Most of you that read this blog probably didn't know me back at the time this film was released. In some ways it's hard to put into words exactly what came over me at the time. It's like someone from the 60's trying to describe Woodstock. Christ, man, you just had to be there. I'd seen movies that overwhelmed me and gave me glimpses at my cinematic OCD but never an individual performance.

I had not seen Uma in a movie and perhaps that was part of the allure - a mystery woman playing a mystery woman. In a way her character was the Female Harry Lime (i.e. Orson Welles in "The Third Man"). At the start of the film the other characters are talking specifically about her and about how some dude named Tony Rocky Horror got thrown out of a window just for giving her a foot massage and so she's built up to mythic proportions and only then does she make her entrance.

I was a kid raised on Errol Flynn's swashbucklers from the 30's and 40's and John Candy comedies and the (real) "Star Wars" movies. The performances I had seen were either of the present or of the past. No middle ground. But Thurman in "Pulp Fiction" had one foot in the here and now and one foot in the there and gone. It was utterly unlike anything I'd seen.

She and Vincent (John Travolta) pull into the parking lot of Jack Rabbit Slim's and he decrees he wants to go somewhere else and get a steak. She replies, "You can get a steak here, daddy-o." That's a retro line, obviously, but her delivery isn't retro. She's not trying to sound hip. She's just trying to get this whiny jackass into the restaurant. Likewise when they enter and the Ed Sullivan impersonating host is looking for their reservation she intones, "We had a car." That's a line ripe for laughs as we don't yet understand the restaurant substitutes car seats for booths. But Thurman says it just like any annoyed patron would in the same situation - I made a reservation and the friggin' host can't find it.

But most importantly is the way she plays the scene after she returns from the bathroom and Vincent deigns to ask her about the aforementioned Tony Rocky Horror and what happened him and her. Coyly she replies, "He fell out of a window." So what is Tarantino asking Thurman to do in these moments? Well, she needs to make it seem as if nothing happened while simultaneously make it seem as if something did happen without tipping her hand. It's like Ingrid Bergman in "Casablanca" not cluing the audience into whether she would go with Rick or Laszlo.

Ah, except, as film historians will tell you, the screenplay for "Casablanca" was in constant fluctuation and the end wasn't set as filming progressed so Bergman herself had no idea which way her character would go. But Thurman was well aware of the twist contest on its way and how the twist contest would lead into Vincent having to save her from an overdose and thus the wrath of "The Big Man" and how all that was happening was leading into all of that and she still didn't tip her hand! (Can't I get an amen? Can someone second my emotion? Please?)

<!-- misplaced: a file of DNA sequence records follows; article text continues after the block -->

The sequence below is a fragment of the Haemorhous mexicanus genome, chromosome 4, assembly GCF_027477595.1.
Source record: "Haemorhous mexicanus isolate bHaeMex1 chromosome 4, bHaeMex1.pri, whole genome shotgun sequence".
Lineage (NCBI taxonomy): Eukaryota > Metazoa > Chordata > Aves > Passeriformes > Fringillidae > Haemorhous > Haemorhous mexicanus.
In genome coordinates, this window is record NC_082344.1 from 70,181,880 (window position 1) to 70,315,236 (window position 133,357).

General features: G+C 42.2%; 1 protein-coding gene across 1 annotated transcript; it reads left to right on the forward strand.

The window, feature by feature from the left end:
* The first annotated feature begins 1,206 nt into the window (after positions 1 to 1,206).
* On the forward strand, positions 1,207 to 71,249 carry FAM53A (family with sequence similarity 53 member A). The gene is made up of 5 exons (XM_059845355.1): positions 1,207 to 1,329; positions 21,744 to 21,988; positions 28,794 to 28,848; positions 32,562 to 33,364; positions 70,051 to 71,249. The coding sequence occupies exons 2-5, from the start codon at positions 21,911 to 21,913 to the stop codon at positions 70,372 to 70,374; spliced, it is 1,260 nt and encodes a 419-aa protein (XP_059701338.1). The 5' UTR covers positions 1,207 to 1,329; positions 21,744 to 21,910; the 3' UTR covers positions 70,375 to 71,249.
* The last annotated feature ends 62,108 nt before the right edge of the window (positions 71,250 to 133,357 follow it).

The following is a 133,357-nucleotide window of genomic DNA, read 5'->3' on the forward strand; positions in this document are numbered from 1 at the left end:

The way she looked at Vincent while they were "comfortably shar(ing) a silence". I didn't know you could look at someone like that in a movie. The way she walked through the bathroom door. I didn't know you could walk through a door like that in a movie. (My best friend once dismissed this scene by saying, "All she did was walk through a door." ALL SHE DID WAS WALK THROUGH A DOOR?! ARE YOU KIDDING ME?!! CHAPLIN COULDN'T HAVE WALKED THROUGH A DOOR LIKE THAT!!!) The way she looked at the menu when she ordered. She actually looked. No one looked at menus when they ordered in movies. They ordered whatever the screenplay told them to order but she gave the appearance of going through a real decision making process. And when she said she wanted her shake "Martin and Lewis" she was so adamant about it. At that age I had no idea who Martin and Lewis were but, damn it, I wanted to find out!

I still have the Mia Wallace poster I bought 12 years ago that was taped to my bedroom and dorm room walls and that is creased and worn and weighed down by excessive tape still stuck to its back and thumb tack holes. But I can't rid of it. I can't!

This was the first performance that caused me to seek out an actress or actor's entire back catalogue and so, yes, there was a time I laid claim to having seen every Uma Thurman movie ever made.

This is the performance that....oh boy, do you get the feeling we could be here all day? Yeah. So do I. Therefore I'm just going to indulge in a marathon of the first act of "Gone Baby Gone", the war room scene in "Dr. Strangelove", Captain Jack Sparrow marooned on the island in "Curse of the Black Pearl", the scene in "A Fish Called Wanda" where Kevin Kline pretends to be the FBI agent, the scene in "Dick" when Kirsten Dunst advises her brother it was she who asked Nixon to end the Vietnam War, and, of course, one passage from "Pulp Fiction" - "Vincent Vega and Marsellus Wallace's Wife".

And then I'll be calling someone to drive me to the hospital.